Analysis of mutational signatures in C. elegans: Implications for cancer genome analysis

Bettina Meier, Nadezda V. Volkova, Moritz Gerstung, Anton Gartner (Lead / Corresponding author)

Research output: Contribution to journalArticle

Abstract

Genome integrity is constantly challenged by exogenous and endogenous insults, and mutations are associated with inherited disease and cancer. Here we summarize recent studies that utilized C. elegans whole genome next generation sequencing to experimentally determine mutational signatures associated with mutagen exposure, DNA repair deficiency or a combination of both and discuss the implications of these results for the understanding of cancer genome evolution. The experimental analysis of wild-type and DNA repair deficient nematodes propagated under unchallenged conditions over many generations revealed increased mutagenesis in approximately half of all DNA repair deficient strains, its rate, except for DNA mismatch repair, only being moderately increased. The exposure of wild-type and DNA repair defective strains to selected genotoxins, including UV-B and ionizing radiation, alkylating compounds, aristolochic acid, aflatoxin-B1, and cisplatin enabled the systematic analysis of the relative contributions of redundant repair modalities that mend DNA damage. Combining genotoxin exposure with DNA repair deficiency can manifest as altered mutation rates and/or as a change in mutational profiles, and reveals how different DNA alterations induced by one genotoxin are repaired by separate DNA repair pathways, often in a highly redundant way. Cancer genomes provide a snapshot of all mutational events that happened prior to cancer detection and sequencing, necessitating computational models to deduce mutational signatures using mathematical best fit approaches. While computationally deducing signatures from cancer genomes has been tremendously successful in associating some signatures to known mutagenic causes, many inferred signatures lack a clear link to a known mutagenic process. Moreover, analytical signatures might not reflect any distinct mutagenic processes. Nonetheless, combined effects of mutagen exposure and DNA damage-repair deficiency are also present in cancer genomes, but cannot be as easily detected owing to the unknown histories of genotoxic exposures and because biallelic in contrast to monoallelic DNA repair deficiency is rare. The impact of damage-repair interactions also manifests through selective pressure for DNA repair gene inactivation during cancer evolution. Using these considerations, we discuss a theoretical framework that explains why minute mutagenic changes, possibly too small to manifest as change in a signature, can have major effects in oncogenesis. Overall, the experimental analysis of mutational processes underscores that the interpretation of mutational signatures requires considering both the primary DNA lesion and repair status and imply that mutational signatures derived from cancer genomes may be more variable than currently anticipated.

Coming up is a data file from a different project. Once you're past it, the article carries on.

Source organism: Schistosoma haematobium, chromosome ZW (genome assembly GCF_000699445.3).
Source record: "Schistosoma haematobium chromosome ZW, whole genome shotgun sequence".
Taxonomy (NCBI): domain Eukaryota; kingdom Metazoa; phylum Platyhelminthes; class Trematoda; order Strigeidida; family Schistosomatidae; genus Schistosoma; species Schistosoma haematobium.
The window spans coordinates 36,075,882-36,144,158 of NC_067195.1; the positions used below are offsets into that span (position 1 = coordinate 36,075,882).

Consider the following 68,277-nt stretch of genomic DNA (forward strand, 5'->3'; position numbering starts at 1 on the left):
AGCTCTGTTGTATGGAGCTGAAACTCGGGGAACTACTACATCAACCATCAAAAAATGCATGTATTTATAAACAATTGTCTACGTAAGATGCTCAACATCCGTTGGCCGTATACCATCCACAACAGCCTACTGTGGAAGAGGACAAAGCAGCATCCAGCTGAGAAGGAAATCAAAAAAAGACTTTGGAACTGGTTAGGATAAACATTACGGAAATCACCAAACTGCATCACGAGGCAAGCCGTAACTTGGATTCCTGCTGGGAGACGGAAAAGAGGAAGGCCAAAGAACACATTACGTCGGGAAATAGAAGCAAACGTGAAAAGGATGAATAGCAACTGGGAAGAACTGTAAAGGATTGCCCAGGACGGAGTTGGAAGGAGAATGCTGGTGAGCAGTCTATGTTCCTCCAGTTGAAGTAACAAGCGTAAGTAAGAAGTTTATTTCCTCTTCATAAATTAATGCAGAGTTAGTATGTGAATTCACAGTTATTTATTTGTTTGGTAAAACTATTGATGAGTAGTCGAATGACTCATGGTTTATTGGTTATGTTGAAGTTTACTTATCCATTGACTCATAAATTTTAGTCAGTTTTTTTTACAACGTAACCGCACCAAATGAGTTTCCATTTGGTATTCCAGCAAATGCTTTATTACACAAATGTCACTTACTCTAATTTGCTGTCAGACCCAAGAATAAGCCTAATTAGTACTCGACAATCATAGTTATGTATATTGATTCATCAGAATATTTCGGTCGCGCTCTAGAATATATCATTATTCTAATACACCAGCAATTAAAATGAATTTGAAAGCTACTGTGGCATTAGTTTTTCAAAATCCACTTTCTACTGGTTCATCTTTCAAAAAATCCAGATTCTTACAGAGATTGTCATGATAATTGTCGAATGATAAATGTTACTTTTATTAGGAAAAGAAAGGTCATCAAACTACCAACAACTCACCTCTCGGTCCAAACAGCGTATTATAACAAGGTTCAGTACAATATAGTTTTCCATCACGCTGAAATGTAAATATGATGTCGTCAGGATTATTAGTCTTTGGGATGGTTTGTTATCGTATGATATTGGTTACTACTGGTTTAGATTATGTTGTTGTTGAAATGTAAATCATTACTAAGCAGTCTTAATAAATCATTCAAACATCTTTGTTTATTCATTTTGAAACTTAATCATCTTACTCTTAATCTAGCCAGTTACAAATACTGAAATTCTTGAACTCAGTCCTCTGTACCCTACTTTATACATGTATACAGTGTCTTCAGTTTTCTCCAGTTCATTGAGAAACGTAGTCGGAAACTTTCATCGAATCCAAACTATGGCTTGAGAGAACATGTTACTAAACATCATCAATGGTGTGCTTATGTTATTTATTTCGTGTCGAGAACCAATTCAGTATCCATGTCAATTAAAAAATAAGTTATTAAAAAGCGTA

Original languageEnglish
Article number102957
Number of pages11
JournalDNA Repair
Volume95
Early online date28 Aug 2020
DOIs
Publication statusE-pub ahead of print - 28 Aug 2020

Keywords

  • C. elegans
  • DNA repair
  • Mutational signatures

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